So, it comes down to a simple issue, the Irish Government has to face reality and come up with a detailed plan to replace not only the Misuse of Drugs Acts 1977-2016 but also a plan to regulate cannabis both for medicinal and individual use. The arguments in favour are well  known (and don’t have to be repeated here)  leaving the medical issue aside, the case for Regulation makes strong economic sense. We have made it clear to the two main political parties in Ireland, Fine Gael and Fianna Fail that there is an illicit market which will not go away; a market which is worth roughly €1 Billion per annum. The existence of an illicit market provides no protection to children nor does it help vulnerable people such as Vera Twomey who are placed in an invidious situation, when it is clear that cannabis has strong medicinal value which helps patients with serious illness. We have pointed out that a regulated market will be worth €2.5 Billion to the Irish economy by 2025, generate 25,000 new jobs and contribute as much as €500 million in additional revenue to the exchequer per annum. Those figure cannot be ignored. But, notwithstanding the strength of our argument, reactionary elements within the Department of Health and special interests who are consciously forestalling progress in the mistaken belief that Irish Medical Consultants know best, when it is fairly obvious they don’t. The Government  as a matter of course, must dislodge itself from the orbit of those special interests who are not only holding back progress (for their own self-interest) but who also damaging the prospect that Ireland could become the Green Valley of the Regulated Cannabis industry in Europe, an industry set to be worth €230 Billion by 2025.

Fweed’s approach to regulation is clear and unambiguous. We believe in practical law reform that will help people at every level in society, but just as importantly generate huge economic returns for the state. Returns, which can be reinvested in our health and education systems in the same manner that regulation has resulted in huge windfalls for the states of Colorado, Alaska, and Washington. We have taken the view, from the outset, that the goal of regulation is realisable by 2020, and to that end we have sought to engage with the Department (and the government by extension) in a constructive manner. We will continue to do so, firm in the belief that our arguments are grounded not only in common sense, but also backed up by a growing body evidence that makes the case for regulation irrefutable.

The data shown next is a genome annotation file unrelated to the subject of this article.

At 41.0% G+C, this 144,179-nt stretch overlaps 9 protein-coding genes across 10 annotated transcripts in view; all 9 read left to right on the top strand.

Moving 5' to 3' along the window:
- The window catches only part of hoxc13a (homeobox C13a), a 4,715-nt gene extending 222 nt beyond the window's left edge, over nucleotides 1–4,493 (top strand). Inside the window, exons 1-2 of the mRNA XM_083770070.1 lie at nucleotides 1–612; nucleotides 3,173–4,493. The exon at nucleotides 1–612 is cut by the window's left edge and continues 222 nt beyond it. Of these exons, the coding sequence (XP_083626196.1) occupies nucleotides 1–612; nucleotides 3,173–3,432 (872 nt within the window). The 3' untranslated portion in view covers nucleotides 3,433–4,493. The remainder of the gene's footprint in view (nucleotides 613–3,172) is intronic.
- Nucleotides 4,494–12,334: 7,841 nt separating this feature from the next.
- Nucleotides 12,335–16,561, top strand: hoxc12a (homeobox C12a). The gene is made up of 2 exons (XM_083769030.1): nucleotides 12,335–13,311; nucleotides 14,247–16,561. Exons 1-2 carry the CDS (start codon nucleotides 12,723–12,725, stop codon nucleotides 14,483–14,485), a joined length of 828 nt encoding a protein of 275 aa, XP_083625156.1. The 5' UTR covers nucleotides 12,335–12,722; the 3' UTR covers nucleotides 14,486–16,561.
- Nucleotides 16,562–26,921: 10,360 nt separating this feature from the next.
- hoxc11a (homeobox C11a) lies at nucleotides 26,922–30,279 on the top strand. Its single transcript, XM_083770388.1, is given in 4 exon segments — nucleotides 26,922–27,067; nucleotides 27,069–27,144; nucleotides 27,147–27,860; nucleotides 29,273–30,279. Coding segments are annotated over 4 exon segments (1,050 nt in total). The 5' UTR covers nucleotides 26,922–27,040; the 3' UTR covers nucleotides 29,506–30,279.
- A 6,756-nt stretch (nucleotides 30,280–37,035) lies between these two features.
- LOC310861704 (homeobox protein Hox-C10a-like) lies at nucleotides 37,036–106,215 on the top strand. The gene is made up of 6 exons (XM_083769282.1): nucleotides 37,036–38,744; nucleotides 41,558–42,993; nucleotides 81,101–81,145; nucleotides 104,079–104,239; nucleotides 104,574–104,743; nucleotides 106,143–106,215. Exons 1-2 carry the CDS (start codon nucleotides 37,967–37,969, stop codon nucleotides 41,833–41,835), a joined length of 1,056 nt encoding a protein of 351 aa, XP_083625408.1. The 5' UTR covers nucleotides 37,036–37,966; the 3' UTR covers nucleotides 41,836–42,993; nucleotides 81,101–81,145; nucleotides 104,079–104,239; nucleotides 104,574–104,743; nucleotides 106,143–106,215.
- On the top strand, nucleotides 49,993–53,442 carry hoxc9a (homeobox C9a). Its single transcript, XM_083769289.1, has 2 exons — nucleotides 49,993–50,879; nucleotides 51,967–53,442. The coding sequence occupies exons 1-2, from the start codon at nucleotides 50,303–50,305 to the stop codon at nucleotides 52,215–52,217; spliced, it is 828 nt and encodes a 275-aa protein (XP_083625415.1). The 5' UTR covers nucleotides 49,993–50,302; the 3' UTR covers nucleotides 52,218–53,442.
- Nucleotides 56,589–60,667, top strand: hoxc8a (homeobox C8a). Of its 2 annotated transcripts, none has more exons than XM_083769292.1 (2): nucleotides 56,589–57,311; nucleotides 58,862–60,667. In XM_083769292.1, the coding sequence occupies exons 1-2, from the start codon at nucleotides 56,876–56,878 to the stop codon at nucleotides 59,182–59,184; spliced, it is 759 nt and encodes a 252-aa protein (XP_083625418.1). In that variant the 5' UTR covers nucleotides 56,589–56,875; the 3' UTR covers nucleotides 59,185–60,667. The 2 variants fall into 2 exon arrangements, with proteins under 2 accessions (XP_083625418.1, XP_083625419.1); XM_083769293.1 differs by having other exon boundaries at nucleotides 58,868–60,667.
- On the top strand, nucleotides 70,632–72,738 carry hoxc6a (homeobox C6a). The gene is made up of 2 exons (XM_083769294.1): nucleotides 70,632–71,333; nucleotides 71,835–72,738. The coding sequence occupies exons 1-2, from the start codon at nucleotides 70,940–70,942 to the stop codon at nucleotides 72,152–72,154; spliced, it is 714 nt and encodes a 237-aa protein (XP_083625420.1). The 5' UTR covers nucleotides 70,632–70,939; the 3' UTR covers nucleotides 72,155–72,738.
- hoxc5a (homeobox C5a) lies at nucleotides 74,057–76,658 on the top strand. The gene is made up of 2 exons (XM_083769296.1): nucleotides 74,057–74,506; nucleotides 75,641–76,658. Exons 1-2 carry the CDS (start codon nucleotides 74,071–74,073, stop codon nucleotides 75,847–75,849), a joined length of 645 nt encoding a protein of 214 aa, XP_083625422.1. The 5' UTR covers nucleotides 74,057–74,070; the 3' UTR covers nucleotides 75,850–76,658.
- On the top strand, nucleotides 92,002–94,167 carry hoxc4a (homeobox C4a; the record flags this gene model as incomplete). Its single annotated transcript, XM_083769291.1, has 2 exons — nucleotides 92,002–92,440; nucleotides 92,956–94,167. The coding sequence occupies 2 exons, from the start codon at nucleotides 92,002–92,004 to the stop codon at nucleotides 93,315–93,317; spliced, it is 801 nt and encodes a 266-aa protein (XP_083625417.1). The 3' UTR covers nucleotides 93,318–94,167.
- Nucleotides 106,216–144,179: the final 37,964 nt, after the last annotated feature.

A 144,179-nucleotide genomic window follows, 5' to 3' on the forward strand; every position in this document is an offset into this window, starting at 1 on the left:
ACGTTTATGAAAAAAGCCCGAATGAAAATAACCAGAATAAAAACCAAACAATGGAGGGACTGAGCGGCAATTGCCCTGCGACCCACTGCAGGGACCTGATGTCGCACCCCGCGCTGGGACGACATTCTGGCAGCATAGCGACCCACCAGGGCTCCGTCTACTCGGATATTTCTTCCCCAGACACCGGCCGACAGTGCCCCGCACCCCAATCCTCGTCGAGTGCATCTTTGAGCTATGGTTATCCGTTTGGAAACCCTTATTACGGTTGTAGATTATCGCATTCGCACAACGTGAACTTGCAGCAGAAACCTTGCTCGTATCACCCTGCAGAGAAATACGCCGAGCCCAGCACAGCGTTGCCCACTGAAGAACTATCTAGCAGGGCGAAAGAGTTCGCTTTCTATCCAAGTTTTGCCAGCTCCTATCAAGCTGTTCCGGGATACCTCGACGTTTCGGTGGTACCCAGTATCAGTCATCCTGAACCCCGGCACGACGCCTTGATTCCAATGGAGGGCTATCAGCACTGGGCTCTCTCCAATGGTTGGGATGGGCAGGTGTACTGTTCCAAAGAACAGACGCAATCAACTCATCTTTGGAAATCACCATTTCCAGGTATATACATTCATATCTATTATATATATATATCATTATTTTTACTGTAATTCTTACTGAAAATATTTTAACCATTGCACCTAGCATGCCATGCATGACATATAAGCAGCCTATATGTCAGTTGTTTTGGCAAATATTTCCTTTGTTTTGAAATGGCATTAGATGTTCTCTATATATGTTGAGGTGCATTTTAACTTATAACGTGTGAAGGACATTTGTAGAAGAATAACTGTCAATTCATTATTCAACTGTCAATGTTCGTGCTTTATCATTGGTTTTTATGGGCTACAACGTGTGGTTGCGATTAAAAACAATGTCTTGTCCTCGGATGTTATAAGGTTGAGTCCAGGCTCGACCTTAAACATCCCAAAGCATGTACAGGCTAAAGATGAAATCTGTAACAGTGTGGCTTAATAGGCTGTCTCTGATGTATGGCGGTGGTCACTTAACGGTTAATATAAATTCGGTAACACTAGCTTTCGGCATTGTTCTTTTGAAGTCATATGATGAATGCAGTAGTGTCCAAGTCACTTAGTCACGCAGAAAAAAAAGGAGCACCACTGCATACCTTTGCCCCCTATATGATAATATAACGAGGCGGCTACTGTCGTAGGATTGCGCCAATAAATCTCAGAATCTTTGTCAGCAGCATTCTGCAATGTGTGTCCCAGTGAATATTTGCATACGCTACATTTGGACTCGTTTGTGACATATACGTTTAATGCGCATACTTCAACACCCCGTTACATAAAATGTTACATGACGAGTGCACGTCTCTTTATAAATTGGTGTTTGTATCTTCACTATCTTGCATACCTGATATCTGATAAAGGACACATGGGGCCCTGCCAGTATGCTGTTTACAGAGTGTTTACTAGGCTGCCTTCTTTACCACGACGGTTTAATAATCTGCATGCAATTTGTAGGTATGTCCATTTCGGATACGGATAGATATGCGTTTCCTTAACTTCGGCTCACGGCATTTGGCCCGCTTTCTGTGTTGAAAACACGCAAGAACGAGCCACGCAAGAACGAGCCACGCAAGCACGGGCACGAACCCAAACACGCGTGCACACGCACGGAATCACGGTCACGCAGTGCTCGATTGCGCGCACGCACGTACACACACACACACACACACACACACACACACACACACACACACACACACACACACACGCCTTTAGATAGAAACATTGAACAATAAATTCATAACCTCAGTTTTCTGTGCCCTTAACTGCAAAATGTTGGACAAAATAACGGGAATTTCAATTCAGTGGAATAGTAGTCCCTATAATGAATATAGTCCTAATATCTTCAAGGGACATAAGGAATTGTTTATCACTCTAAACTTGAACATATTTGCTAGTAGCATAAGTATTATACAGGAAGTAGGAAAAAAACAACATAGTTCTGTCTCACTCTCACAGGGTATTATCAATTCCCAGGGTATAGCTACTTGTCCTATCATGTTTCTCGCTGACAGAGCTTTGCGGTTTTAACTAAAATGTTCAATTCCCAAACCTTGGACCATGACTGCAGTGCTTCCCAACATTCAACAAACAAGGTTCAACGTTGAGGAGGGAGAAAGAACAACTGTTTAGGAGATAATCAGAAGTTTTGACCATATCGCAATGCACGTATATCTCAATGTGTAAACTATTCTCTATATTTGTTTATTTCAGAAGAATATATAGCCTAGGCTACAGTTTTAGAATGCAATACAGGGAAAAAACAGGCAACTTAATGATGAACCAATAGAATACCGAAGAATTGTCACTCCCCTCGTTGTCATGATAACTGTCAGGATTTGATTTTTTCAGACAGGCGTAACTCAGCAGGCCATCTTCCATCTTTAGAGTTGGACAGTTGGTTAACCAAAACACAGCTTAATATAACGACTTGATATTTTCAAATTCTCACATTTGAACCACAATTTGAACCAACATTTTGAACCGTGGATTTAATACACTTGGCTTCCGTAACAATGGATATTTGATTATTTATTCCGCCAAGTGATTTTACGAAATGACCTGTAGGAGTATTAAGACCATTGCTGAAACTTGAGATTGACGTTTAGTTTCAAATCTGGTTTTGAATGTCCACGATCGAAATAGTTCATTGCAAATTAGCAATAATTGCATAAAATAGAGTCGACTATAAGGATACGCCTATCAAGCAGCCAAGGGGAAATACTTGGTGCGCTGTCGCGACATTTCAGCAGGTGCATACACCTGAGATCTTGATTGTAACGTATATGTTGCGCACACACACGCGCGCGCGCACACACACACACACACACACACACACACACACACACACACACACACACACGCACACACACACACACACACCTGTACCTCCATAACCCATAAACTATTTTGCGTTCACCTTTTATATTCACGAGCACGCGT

We are under no illusions as to the challenges which the Minister for Health faces, in what is effectively the most challenging of political portfolios. We don’t believe that progress can be made by ‘cat-calling’ or directing negative invective against the Minister for Health, if anything that approach is counter-production and whereas it might suit those in the political arena from the left who wish to score points in challenging the Minister, our mission is persuasion. We have sought to open a constructive dialogue with the Minister and his officials in the Department of Health. We have a detailed plan to achieve regulation by 2020 that is realisable and workable. We accept that ‘political considerations’ play their part, but we also know as does the Minister, that ultimately regulation will occur at some future date. As aforementioned, it is not a question of ‘if’ regulation occurs but ‘when?’ We believe the time has come for the Irish Government to chart a clear and unambiguous course towards regulation. We are happy to assist in that endeavour by bringing to the table international expertise in the field of drug policy regulation, people who have and who are in the process of transitioning states and countries away from the failed policies of prohibition towards sensible regulation. Working in tandem with the Government we can make it happen.

Fweed is a corporate advisory and research firm that specialises in promoting the interests of the hemp industry for agricultural, medicinal, scientific and commercial use. We provide sound regulatory and commercial advice to clients in the hemp industry and serve as their interface with public representatives, regulatory bodies and government departments. We help our clients navigate the regulatory process, and influence domestic and international policy makers on matters relating to the hemp industry. We ensure that our clients are compliant with national laws and international conventions which place limits on the production, manufacture, distribution and sale of hemp and cannabis based products.